How do you recognize breast cancer in men?


A large part of the population regards breast cancer (malignant changes in the tissue of the mammary gland) as a typical disease of women. In fact, it is mostly women who get it - around 70,000 annually. But men can also be affected by breast cancer, but much less often (approx. 650 new cases per year).

Breast cancer is often diagnosed much later in men because, unlike women, there is no regular screening program (such as mammography). For this reason, the prognosis for sick men appears to be significantly worse than that for women. Late diagnosis at a very advanced stage of cancer drastically reduces the likelihood of a complete cure.

For more information see also: Breast cancer in men

Affected men usually only notice one by chance in the relatively late stage of the disease Change in her breast tissue. This could be a palpable lump or an unusual discharge of fluid from the nipple. Small, non-healing wounds or inflammations as well as skin retractions can also provide an indication.

If this is the case, a doctor should be consulted as soon as possible, who can initiate a more detailed diagnosis. Because the same applies to a man suffering from breast cancer: The earlier the diagnosis is made, the better the prognosis.

Of the Therapy plan a man is very similar to a woman. The first and therefore most important place is the operation, in which as much as possible of the cancerous tissue is removed. This is usually followed by radiation, chemotherapy or hormone therapy, because most breast cancer cells in male patients grow depending on hormones. If the hormones required for growth are withdrawn from them or if the corresponding hormone receptors are blocked, tumor growth can be significantly slowed down or even stopped.


The diagnosis of breast cancer in men is analogous to that in women. First, the doctor thoroughly scans the breast tissue for structural changes. In this way, an initial assessment is made as to whether the tumor is benign or malignant. Benign tumors of the breast are mostly smoothly bounded and movable.
Vicious however, grow deep into the tissue, are thus immovable and can even do one Retraction of the nipple cause.

The next step in diagnosis involves the Imaging, which with a Ultrasound examination begins. With this method, the size and position of the changed area of ​​the breast tissue can already be estimated (see: Ultrasound examination of the breast).
The most important form of imaging, however, is Mammography, so the X-ray examination the chest. However, due to the higher density of breast tissue in men, all imaging methods are less informative than in women.
In order to actually be able to make the diagnosis of breast cancer, a Tissue biopsy from the breast, which is examined microscopically (see: tissue samples in breast cancer).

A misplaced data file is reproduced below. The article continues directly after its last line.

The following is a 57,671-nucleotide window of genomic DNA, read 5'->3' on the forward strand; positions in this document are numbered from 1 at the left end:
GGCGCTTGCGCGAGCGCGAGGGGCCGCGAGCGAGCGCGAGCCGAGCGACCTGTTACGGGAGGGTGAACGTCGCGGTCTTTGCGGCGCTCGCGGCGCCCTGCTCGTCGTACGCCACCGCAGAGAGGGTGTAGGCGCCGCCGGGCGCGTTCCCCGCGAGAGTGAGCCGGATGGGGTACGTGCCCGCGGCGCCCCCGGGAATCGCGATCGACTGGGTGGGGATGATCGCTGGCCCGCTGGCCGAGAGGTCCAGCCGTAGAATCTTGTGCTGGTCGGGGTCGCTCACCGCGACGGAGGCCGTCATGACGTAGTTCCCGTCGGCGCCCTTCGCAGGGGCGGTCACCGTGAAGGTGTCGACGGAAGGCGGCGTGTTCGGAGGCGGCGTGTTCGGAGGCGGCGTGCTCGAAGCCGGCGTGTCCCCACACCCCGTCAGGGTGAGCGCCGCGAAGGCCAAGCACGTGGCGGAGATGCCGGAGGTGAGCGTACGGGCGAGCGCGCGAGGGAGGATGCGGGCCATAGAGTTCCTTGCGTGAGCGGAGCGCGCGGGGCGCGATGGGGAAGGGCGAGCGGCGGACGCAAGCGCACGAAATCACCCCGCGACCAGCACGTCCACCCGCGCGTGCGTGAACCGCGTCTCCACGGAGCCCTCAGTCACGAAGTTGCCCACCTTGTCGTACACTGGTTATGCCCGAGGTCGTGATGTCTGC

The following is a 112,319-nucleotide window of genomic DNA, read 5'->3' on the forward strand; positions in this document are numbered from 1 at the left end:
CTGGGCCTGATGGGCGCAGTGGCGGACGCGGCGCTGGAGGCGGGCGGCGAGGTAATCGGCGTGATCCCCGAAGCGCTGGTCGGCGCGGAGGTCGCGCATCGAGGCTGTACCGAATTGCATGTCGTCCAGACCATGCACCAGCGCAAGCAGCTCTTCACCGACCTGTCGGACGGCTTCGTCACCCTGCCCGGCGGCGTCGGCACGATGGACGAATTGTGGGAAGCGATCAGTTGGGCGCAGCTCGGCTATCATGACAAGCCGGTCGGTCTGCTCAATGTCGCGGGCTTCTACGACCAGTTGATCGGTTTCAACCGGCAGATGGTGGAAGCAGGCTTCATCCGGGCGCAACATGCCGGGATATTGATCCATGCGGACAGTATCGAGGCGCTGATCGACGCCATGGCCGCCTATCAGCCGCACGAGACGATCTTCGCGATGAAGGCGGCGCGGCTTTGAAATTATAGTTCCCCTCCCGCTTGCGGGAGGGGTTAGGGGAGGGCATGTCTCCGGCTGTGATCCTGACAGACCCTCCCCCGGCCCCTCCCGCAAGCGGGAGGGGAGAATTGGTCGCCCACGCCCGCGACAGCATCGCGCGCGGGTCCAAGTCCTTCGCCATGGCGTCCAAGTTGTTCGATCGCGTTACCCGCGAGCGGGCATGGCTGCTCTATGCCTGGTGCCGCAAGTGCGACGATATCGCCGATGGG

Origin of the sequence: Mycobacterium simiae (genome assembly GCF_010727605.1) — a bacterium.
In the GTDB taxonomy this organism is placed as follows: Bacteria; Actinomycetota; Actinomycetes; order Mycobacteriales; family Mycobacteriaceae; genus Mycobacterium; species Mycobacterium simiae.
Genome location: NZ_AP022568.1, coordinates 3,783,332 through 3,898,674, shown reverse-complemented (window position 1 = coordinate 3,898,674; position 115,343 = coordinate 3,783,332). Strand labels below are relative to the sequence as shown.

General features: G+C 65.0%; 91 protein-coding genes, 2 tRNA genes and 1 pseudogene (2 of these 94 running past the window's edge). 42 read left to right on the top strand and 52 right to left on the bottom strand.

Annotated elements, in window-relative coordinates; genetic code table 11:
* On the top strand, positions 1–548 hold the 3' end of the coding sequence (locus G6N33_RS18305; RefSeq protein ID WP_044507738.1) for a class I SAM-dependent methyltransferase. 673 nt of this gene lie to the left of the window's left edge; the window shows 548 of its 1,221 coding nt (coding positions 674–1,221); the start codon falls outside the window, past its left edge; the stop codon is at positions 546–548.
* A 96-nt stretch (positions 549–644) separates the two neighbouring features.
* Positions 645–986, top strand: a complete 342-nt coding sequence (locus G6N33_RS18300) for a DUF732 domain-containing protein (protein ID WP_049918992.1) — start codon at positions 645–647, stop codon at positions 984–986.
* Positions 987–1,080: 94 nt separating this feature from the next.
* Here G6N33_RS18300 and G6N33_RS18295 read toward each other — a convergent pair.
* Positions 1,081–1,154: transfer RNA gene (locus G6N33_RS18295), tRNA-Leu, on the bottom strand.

MRI for breast cancer

Another possible method for diagnosing breast cancer is the MRI (Magnetic resonance imaging or magnetic resonance imaging). A strong magnetic field is generated, which acts on the atomic nuclei of the hydrogen atoms in the body. Depending on the tissue, the human body has different amounts of water or hydrogen, which means that different shades of gray are shown in the MRT image. This form of imaging takes about 15 to 30 minutes and produces no radiation exposure (different from e.g. the X-ray).
The MRI can make both longitudinal and cross sections of the body visible and thus enables a optimal calculation of tumor position and size. Furthermore, benign tumors have a different hydrogen content than malignant ones, which means that when an MRI image is assessed, a first assessment of malignancy lets meet. If the findings in the mammography are not clear, this procedure offers a good opportunity for more precise information. Thanks to the various planes of the sectional image, almost every angle of the body can be viewed precisely and displayed independently of the tissue density.


Chest pain is not a typical symptom of breast cancer.

Typical of breast cancer is one painless, palpable lump. Should there be chest pain, this is not a typical sign of the presence of breast cancer.
Only after advanced metastasis (Spread of tumor cells), pain can occur depending on the organ involvement. As a rule, breast cancer first spreads to the lymphatic vessels of the armpit, which, however, does not cause pain. However, it can then spread to the bones, lungs, liver and brain. Metastases in the bones in particular can be associated with stress pain. However, this is not an early symptom.


Under the term "Lump" in the chest is understood to mean a thickening of the mammary gland tissue. This can occur in a wide variety of shapes, sizes and consistencies, mostly in women, but also in men. There is a palpable lump in the chest no evidence of the presence of breast cancer. It can also have many other rather harmless causes, such as a Mastopathy (benign changes in the breast tissue) Fibroadenoma (benign tumor), cysts or benign swelling of the breast.
It is therefore advisable not to panic too quickly, but nevertheless to consult a doctor as soon as possible in order to rule out a malignant disease of the breast or, if necessary, to initiate therapy at an early stage.